7: Good morning traveller, it’s 2 AM! Time for a patrol of the beach. I would meet a few others in the kitchen and then sleepily set off North or South in search of turtle tracks. The stars are really beautiful away from civilization, and the sound of the ocean is something I really miss walking alongside. Either using moonlight or red headlamp light, we walked and searched for tracks and talked a bit amongst ourselves. I myself saw four adult turtles during my three weeks, and we found a whole lot more nests. If a nest was found, we would dig it up, and if a turtle was found, we got to sit and watch her for a while.  Adult turtles are the kind of beauty that takes your breath away. They seem to carry the wisdom of the world with them, and the first time I saw one I felt some sort of life-changing feeling wash over me. I saw three in one night, and even got to catch the eggs for one as she laid them. They were warm and kind of squishy and covered in slime. It was awesome. The fourth turtle I saw was a freak turtle that decided to come up during the day, right near our camp.

I will call her Gloria. Gloria the turtle.

Gloria the turtle  8: Annnnd yes, that is the sound of your alarm. It’s the middle of the night, and it’s time for  hatchery duty! The hatchery is a tented area arranged into squares like so:


A section is marked by an orange tag when there are  eggs in it, and when it’s almost time for the eggs to  hatch, a green fence is put around the nest to  prevent  the turtles from escaping everywhere. Lying  in the  hammock and looking at the stars from the  hatchery is  one of the most peaceful feelings ever. That is, until I’d hear a noise from outside and became hyper-aware of the impending threat of predators. I didn’t actually see any predators, though, in any of my hatchery shifts. I did, however, have a nest of turtles hatch on me.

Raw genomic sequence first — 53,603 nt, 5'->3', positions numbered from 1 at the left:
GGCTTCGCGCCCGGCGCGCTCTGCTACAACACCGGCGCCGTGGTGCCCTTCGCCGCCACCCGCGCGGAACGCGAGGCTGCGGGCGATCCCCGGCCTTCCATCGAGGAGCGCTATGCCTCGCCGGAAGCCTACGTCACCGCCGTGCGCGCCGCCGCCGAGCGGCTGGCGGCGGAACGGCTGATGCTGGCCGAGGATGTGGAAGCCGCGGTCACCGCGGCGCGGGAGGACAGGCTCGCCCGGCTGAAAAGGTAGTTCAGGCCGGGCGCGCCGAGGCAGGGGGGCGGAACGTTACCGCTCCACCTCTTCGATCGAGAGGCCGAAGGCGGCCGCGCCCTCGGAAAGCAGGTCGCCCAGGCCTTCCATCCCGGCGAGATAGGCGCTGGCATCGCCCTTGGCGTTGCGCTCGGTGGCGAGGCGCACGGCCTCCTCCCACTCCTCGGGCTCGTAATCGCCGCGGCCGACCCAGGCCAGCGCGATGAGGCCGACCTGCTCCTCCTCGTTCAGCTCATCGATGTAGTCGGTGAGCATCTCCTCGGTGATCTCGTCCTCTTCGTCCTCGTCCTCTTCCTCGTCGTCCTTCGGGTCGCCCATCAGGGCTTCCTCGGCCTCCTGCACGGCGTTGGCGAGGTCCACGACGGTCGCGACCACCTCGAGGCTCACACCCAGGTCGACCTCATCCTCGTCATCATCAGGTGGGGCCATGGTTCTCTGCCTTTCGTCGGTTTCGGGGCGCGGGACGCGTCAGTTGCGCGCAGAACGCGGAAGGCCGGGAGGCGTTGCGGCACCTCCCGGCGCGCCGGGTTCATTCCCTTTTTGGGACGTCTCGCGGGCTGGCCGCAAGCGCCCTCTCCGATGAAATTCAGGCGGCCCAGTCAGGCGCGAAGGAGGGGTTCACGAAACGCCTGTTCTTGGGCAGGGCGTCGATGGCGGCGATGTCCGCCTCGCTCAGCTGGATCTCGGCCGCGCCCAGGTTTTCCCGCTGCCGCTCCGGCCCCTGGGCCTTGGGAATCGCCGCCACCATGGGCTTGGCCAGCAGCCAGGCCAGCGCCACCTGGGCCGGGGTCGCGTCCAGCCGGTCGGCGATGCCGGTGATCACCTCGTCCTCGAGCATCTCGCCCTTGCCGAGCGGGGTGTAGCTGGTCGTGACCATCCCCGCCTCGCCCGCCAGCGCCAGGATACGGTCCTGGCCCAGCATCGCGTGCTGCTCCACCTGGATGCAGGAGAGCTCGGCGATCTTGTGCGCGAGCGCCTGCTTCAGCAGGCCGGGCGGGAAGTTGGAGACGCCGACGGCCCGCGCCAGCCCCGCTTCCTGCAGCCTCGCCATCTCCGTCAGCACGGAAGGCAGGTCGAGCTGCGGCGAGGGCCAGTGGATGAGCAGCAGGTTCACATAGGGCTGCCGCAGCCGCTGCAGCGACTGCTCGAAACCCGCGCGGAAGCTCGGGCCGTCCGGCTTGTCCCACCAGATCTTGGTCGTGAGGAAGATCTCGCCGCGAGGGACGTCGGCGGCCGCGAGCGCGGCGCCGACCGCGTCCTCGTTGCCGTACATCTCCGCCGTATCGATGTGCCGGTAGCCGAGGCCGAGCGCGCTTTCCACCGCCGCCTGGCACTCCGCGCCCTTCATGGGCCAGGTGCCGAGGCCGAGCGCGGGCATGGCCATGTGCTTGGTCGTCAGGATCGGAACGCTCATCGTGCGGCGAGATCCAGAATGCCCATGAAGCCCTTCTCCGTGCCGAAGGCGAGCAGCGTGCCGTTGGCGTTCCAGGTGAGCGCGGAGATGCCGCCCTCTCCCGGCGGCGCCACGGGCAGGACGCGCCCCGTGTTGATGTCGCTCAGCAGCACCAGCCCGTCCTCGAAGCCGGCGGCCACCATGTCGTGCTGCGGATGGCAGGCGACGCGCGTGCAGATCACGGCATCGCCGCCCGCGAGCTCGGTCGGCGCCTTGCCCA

When turtles first hatch, they just kind of hang out above the sand, looking really displeased with the world. I thought it would take a bit of time for them to really start moving around, but it was only about a minute until I had 70 scrambling babies on my hands, and had to quickly put them into a bucket. Not today, friends. Not today.

My time at Playa Caletas was a life-changing experience. I will never forget the things I learned, about nature and about myself, and I will never forget the people who helped me along the way.

Easing myself back into civilisation was even weirder than trying to get a hold of life at camp. Suddenly my feet were clean, and I had light during night-time, and dear lord, that 15 degree Celsius weather in San Jose was like a death sentence. I felt really weird going into my room on my first night back. There were way too many colours. Like, posters-taking-up-all-my-wall-space amount of colours. My eyes were confused, if that makes any sense. It has also remained steadily around –20 degrees Celsius for the past week. I wear a lot of big sweaters.

I’ve told the story of my trip many times since I got home. People always seem to be really happy for me, saying how proud they are or how jealous they are, or just expressing how much they love turtles. Maybe I’ll never quite be the protagonist of an adventure novel, but my travels are definitely interesting enough to impress those around me, and stick with me forever. If my life is a book, it’s probably still really boring to read. I mean, I just spent like an hour typing. I’m getting off-track. If my life is a book, this trip was a really exciting chapter. I’m looking forward to what the next page will bring.